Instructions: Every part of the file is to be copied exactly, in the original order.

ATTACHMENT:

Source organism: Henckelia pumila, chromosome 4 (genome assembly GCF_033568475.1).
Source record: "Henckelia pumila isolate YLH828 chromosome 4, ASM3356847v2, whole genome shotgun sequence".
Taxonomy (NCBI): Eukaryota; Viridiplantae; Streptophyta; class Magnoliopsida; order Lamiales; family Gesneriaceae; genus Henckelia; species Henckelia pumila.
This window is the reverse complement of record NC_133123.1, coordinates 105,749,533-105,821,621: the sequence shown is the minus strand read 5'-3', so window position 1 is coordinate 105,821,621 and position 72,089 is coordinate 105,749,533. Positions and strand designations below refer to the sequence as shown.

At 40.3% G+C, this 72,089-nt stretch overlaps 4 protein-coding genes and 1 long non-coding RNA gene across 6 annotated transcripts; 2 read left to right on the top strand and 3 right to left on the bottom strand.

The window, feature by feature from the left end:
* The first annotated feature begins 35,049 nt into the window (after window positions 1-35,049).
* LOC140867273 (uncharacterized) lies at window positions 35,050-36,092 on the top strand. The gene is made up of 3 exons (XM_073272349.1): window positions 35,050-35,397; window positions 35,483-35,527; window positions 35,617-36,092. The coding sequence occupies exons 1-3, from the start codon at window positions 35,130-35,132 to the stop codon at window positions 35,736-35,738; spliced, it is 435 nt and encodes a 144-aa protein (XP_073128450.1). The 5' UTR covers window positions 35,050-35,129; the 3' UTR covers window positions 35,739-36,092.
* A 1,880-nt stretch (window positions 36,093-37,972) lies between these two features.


Source organism: Henckelia pumila, chromosome 4 (genome assembly GCF_033568475.1).
Source record: "Henckelia pumila isolate YLH828 chromosome 4, ASM3356847v2, whole genome shotgun sequence".
Taxonomy (NCBI): Eukaryota; Viridiplantae; Streptophyta; class Magnoliopsida; order Lamiales; family Gesneriaceae; genus Henckelia; species Henckelia pumila.
This window is the reverse complement of record NC_133123.1, coordinates 105,749,533-105,821,621: the sequence shown is the minus strand read 5'-3', so window position 1 is coordinate 105,821,621 and position 72,089 is coordinate 105,749,533. Positions and strand designations below refer to the sequence as shown.

At 40.3% G+C, this 72,089-nt stretch overlaps 4 protein-coding genes and 1 long non-coding RNA gene across 6 annotated transcripts; 2 read left to right on the top strand and 3 right to left on the bottom strand.

The window, feature by feature from the left end:
* The first annotated feature begins 35,049 nt into the window (after window positions 1-35,049).
* LOC140867273 (uncharacterized) lies at window positions 35,050-36,092 on the top strand. The gene is made up of 3 exons (XM_073272349.1): window positions 35,050-35,397; window positions 35,483-35,527; window positions 35,617-36,092. The coding sequence occupies exons 1-3, from the start codon at window positions 35,130-35,132 to the stop codon at window positions 35,736-35,738; spliced, it is 435 nt and encodes a 144-aa protein (XP_073128450.1). The 5' UTR covers window positions 35,050-35,129; the 3' UTR covers window positions 35,739-36,092.
* A 1,880-nt stretch (window positions 36,093-37,972) lies between these two features.